Whoever says you need to be in a relationship to be happy has been watching one too many John Cusack rom-coms—and now there’s research to prove it. A new study has found that single people can feel equally fulfilled as couples, but there’s a trick to making it happen: It’s all in how you approach your relationships, even the non-romantic ones.
Specifically, the study, published by the journal Social Psychological and Personality Science, found that when those who are single sidestep conflict and drama in relationships, they’re just as happy, and in some cases, arguably happier. (Let’s face it, a clear upside to being unattached is that it eliminates certain sources of stress—from financial arguments to determining who did the dishes last.)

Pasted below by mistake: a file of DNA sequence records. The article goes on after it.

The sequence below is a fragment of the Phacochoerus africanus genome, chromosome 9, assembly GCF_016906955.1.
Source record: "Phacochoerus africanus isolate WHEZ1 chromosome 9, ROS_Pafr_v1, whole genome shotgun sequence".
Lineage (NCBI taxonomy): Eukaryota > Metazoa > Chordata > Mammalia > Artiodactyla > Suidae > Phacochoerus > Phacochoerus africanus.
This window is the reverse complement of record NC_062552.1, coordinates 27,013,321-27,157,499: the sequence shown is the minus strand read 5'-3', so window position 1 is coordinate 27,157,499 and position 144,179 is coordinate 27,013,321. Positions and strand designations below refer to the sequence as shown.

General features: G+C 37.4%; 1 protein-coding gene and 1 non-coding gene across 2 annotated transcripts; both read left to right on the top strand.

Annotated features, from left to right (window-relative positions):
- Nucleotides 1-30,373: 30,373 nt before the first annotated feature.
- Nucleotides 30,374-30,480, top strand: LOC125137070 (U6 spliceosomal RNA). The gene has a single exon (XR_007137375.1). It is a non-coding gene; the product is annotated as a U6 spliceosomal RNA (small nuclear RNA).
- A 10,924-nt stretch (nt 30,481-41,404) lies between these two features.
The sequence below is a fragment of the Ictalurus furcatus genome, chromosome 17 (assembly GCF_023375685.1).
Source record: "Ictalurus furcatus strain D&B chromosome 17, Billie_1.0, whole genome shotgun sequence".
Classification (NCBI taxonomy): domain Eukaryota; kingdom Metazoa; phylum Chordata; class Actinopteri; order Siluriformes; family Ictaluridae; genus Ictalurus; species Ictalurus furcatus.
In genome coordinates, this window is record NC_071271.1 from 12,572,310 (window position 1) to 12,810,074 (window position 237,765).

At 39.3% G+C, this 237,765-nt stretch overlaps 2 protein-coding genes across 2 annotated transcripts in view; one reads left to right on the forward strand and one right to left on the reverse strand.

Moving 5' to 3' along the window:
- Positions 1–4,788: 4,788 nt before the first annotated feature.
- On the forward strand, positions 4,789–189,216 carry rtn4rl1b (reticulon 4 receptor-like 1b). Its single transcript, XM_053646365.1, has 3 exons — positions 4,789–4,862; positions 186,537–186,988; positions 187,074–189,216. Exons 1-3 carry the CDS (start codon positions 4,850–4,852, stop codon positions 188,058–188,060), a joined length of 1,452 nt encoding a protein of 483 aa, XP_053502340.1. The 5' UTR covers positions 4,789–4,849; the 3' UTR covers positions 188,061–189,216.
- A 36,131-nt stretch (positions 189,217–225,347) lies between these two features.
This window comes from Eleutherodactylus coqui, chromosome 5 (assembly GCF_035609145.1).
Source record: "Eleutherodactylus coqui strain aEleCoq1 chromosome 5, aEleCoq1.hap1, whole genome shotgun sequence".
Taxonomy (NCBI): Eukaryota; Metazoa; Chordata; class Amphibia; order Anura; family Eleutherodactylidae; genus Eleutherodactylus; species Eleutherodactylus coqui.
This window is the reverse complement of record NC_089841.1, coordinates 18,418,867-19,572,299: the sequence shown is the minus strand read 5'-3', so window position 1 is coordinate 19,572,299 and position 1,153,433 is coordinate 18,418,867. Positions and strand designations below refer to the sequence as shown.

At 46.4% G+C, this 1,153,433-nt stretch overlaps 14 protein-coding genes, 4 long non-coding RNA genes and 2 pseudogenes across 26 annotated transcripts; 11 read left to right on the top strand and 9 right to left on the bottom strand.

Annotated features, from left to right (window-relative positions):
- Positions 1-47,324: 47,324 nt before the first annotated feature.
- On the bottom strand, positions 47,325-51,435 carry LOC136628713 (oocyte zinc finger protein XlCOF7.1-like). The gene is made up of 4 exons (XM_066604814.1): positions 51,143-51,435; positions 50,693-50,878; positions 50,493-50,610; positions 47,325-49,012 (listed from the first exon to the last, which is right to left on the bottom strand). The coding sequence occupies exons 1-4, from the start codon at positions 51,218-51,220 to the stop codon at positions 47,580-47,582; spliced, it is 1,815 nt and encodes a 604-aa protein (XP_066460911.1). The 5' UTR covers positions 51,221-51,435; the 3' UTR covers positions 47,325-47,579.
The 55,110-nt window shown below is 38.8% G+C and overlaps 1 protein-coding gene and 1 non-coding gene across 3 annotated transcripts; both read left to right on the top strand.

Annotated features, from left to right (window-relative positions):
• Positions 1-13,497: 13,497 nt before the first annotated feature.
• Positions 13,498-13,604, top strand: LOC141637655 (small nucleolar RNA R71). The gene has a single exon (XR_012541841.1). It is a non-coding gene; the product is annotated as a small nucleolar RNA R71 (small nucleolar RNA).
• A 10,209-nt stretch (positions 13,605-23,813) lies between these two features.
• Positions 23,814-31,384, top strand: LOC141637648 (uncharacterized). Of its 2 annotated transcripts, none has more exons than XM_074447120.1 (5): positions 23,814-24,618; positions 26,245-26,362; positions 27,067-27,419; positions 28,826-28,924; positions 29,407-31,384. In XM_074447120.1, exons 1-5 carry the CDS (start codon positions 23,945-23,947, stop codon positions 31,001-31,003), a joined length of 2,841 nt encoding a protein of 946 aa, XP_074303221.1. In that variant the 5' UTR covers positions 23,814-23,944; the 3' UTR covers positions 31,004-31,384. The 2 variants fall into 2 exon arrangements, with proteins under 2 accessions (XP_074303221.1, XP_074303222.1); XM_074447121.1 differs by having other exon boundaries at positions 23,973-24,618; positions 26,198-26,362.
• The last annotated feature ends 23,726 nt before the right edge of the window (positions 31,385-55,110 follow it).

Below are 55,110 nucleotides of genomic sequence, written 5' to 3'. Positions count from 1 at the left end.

"I think this study underscores the point that you can never say one-size-fits-all," James Maddux, a senior scholar at the Center for the Advancement of Well-Being at George Mason University in Fairfax, Va. told HealthDay.
Our takeaway from this research? Single or not, happiness is all about your perspective and the people you choose to add—or detract—value to your life. Regardless of your relationship status, what are some ways that you cultivate individual happiness?